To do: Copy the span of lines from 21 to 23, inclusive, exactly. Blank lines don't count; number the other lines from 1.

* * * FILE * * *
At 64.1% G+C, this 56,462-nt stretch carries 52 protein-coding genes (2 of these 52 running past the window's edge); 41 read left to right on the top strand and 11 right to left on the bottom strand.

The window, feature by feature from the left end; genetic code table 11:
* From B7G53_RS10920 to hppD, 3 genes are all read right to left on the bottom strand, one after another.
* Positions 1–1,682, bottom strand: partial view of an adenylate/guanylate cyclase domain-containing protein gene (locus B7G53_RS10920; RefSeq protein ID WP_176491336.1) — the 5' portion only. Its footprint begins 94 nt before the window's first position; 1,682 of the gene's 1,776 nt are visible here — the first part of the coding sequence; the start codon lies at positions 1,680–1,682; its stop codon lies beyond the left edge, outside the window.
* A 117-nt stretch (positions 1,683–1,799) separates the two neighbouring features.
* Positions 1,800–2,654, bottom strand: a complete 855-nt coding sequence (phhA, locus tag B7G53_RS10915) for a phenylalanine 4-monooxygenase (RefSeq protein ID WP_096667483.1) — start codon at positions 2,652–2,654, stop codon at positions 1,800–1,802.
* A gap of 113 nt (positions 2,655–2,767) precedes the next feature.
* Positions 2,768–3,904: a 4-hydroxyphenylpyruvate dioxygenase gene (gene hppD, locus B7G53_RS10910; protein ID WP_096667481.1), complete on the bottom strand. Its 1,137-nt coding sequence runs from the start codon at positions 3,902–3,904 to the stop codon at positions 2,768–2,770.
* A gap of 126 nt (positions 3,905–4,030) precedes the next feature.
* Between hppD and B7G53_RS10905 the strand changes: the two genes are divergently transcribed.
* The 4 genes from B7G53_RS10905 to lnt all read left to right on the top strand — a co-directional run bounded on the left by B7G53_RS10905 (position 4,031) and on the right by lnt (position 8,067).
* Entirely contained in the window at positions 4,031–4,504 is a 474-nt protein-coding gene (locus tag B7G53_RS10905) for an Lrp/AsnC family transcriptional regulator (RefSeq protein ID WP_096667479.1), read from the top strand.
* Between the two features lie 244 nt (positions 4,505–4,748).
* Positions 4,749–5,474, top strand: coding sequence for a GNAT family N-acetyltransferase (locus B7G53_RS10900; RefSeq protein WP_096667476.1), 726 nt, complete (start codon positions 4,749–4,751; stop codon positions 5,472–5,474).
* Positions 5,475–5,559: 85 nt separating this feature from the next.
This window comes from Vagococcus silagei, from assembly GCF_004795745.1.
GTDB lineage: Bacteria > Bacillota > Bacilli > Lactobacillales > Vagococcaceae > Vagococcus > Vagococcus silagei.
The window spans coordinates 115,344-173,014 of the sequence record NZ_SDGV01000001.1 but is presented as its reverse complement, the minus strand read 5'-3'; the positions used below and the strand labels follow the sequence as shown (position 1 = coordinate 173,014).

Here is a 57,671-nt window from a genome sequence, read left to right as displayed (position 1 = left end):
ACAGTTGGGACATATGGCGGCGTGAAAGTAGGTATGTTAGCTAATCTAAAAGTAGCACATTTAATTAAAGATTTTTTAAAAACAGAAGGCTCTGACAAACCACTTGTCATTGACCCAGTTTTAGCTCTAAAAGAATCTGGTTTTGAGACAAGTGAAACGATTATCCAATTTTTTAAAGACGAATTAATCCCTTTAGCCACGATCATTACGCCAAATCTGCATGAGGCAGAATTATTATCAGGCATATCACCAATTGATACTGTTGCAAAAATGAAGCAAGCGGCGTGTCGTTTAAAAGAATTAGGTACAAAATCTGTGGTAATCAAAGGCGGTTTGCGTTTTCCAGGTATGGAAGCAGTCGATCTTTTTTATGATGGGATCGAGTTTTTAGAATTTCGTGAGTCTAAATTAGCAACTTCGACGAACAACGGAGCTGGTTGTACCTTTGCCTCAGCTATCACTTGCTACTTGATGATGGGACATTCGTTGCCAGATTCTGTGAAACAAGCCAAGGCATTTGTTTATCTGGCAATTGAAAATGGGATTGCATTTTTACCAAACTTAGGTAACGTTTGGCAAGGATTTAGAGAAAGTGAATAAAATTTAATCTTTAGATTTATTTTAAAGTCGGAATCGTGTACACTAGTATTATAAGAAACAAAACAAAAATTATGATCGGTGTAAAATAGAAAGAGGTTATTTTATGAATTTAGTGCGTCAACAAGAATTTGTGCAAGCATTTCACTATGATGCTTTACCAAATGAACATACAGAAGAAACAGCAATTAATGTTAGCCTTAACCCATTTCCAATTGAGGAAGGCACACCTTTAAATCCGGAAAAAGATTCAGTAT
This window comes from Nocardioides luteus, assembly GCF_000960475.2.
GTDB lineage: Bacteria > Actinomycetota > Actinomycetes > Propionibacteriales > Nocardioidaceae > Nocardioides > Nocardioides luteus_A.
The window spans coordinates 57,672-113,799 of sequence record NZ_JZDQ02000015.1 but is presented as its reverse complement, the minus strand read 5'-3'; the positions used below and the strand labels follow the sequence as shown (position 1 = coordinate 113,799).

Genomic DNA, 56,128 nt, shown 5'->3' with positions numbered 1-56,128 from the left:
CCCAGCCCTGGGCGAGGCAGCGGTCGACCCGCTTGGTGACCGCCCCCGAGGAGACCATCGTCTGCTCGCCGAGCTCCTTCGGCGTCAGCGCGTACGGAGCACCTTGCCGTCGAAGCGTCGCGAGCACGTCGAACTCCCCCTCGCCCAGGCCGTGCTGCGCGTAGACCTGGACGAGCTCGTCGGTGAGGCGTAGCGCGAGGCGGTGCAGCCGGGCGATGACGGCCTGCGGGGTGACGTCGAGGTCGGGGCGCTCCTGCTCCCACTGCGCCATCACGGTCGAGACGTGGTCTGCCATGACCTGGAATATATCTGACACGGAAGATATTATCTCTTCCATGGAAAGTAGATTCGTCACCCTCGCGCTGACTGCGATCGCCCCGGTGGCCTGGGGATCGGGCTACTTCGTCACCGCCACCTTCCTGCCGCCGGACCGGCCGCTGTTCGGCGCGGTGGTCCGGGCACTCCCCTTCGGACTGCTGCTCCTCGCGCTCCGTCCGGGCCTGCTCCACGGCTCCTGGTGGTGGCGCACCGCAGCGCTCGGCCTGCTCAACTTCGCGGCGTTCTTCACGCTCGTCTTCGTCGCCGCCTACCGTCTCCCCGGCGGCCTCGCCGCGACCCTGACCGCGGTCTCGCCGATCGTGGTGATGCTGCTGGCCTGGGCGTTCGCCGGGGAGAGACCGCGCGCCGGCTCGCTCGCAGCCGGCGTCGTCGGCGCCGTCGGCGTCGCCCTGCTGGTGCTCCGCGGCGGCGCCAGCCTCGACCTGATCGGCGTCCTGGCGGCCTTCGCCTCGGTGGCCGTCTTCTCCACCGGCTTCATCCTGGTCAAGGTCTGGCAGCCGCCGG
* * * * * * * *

This window comes from Nocardioides luteus, assembly GCF_000960475.2.
GTDB lineage: Bacteria > Actinomycetota > Actinomycetes > Propionibacteriales > Nocardioidaceae > Nocardioides > Nocardioides luteus_A.
The window spans coordinates 57,672-113,799 of sequence record NZ_JZDQ02000015.1 but is presented as its reverse complement, the minus strand read 5'-3'; the positions used below and the strand labels follow the sequence as shown (position 1 = coordinate 113,799).